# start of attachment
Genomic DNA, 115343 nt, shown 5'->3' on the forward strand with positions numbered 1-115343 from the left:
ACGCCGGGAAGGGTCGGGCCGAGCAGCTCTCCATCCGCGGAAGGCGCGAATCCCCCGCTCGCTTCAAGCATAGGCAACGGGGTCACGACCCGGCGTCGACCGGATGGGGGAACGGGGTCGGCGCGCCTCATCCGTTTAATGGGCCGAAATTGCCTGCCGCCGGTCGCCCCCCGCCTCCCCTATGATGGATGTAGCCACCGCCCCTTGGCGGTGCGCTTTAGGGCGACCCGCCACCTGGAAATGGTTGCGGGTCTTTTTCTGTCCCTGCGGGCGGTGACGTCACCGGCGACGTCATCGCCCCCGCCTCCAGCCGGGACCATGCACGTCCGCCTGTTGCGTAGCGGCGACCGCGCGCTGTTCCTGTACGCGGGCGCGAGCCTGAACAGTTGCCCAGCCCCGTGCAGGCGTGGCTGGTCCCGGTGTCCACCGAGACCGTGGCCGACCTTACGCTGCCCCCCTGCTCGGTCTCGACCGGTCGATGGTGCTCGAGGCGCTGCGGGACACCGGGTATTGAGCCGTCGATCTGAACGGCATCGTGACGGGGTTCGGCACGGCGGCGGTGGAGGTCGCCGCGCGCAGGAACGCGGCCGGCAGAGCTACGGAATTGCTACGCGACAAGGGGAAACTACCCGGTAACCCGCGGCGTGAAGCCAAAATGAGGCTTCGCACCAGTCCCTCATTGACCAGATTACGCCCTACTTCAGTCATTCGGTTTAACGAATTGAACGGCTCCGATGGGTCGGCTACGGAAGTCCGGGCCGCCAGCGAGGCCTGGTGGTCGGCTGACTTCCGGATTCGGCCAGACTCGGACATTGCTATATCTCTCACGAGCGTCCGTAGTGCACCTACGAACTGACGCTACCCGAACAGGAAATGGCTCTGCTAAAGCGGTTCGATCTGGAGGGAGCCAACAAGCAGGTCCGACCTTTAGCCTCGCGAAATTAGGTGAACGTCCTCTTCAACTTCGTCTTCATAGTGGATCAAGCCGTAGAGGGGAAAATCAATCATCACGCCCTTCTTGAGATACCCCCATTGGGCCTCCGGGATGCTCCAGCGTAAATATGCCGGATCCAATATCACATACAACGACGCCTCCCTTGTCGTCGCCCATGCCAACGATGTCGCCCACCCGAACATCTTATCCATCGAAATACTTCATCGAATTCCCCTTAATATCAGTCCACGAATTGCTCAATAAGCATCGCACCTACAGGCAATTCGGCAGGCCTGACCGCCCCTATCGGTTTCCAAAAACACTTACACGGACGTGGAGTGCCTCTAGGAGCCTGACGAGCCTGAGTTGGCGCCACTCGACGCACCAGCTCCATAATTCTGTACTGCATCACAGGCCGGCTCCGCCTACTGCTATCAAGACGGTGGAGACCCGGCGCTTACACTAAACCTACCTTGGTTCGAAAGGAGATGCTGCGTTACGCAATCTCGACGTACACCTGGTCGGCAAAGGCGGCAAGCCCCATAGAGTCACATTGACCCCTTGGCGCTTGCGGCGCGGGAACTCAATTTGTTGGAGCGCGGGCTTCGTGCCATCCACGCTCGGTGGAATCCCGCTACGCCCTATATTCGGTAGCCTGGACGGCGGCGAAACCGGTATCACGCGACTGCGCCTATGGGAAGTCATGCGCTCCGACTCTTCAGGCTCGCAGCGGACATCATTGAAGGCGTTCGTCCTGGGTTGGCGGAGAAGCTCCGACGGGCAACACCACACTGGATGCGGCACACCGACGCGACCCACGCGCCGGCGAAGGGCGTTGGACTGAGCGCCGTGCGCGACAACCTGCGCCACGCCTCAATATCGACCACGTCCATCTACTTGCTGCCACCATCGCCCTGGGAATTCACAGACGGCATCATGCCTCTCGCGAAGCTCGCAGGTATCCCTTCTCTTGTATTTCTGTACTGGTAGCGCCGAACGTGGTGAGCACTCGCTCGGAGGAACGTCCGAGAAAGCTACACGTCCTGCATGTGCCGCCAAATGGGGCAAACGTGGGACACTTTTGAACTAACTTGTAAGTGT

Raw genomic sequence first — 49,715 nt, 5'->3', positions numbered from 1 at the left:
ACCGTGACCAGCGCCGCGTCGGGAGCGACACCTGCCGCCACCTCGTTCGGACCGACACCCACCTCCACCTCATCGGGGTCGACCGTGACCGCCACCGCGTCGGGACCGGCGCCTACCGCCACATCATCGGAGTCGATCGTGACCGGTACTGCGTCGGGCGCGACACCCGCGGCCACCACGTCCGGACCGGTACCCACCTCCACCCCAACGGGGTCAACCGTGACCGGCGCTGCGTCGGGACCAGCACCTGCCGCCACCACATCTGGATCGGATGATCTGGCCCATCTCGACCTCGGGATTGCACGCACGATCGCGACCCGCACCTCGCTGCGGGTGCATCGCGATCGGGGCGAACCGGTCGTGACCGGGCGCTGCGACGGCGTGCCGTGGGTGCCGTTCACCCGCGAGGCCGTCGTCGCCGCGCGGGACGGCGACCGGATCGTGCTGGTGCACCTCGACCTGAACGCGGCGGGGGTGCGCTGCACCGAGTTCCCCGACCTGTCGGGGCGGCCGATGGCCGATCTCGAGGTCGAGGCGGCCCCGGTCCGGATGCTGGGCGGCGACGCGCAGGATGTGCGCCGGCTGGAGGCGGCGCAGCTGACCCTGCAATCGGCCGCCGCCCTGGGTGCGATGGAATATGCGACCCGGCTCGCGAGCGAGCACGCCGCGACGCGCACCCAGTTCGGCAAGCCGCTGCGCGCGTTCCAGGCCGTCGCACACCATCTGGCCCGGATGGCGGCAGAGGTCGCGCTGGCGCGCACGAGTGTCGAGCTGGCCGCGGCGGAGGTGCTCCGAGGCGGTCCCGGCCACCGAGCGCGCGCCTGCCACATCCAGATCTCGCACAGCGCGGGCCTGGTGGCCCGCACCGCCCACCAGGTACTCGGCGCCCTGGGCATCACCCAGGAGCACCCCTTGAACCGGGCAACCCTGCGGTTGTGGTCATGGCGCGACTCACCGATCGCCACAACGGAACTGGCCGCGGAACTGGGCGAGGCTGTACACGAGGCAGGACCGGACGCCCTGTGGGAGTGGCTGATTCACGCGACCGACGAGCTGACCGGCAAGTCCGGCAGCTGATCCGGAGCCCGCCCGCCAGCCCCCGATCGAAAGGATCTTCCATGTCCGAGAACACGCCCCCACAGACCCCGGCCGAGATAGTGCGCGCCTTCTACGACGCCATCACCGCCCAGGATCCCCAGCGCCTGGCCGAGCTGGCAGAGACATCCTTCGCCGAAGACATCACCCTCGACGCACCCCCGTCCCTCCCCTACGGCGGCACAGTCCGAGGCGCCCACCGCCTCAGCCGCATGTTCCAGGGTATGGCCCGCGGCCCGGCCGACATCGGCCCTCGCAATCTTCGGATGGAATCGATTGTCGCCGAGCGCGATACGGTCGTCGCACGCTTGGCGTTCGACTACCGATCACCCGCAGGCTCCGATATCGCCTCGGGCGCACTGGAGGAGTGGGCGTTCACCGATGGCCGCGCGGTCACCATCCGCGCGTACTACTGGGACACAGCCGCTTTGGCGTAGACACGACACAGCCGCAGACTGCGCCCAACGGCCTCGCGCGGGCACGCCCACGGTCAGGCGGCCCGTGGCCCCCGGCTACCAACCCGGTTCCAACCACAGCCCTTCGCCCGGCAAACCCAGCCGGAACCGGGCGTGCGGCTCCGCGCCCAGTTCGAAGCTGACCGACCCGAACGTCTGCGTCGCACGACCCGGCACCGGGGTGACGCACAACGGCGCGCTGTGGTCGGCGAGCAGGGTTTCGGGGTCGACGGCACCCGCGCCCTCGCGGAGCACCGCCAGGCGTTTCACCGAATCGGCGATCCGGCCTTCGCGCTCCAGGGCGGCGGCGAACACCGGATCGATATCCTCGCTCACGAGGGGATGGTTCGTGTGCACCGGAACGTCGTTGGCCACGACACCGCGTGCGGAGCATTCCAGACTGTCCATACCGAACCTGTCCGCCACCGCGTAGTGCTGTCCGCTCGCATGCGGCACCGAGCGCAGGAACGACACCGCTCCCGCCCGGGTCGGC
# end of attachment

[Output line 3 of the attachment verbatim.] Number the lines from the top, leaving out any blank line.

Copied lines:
Raw genomic sequence first — 49,715 nt, 5'->3', positions numbered from 1 at the left: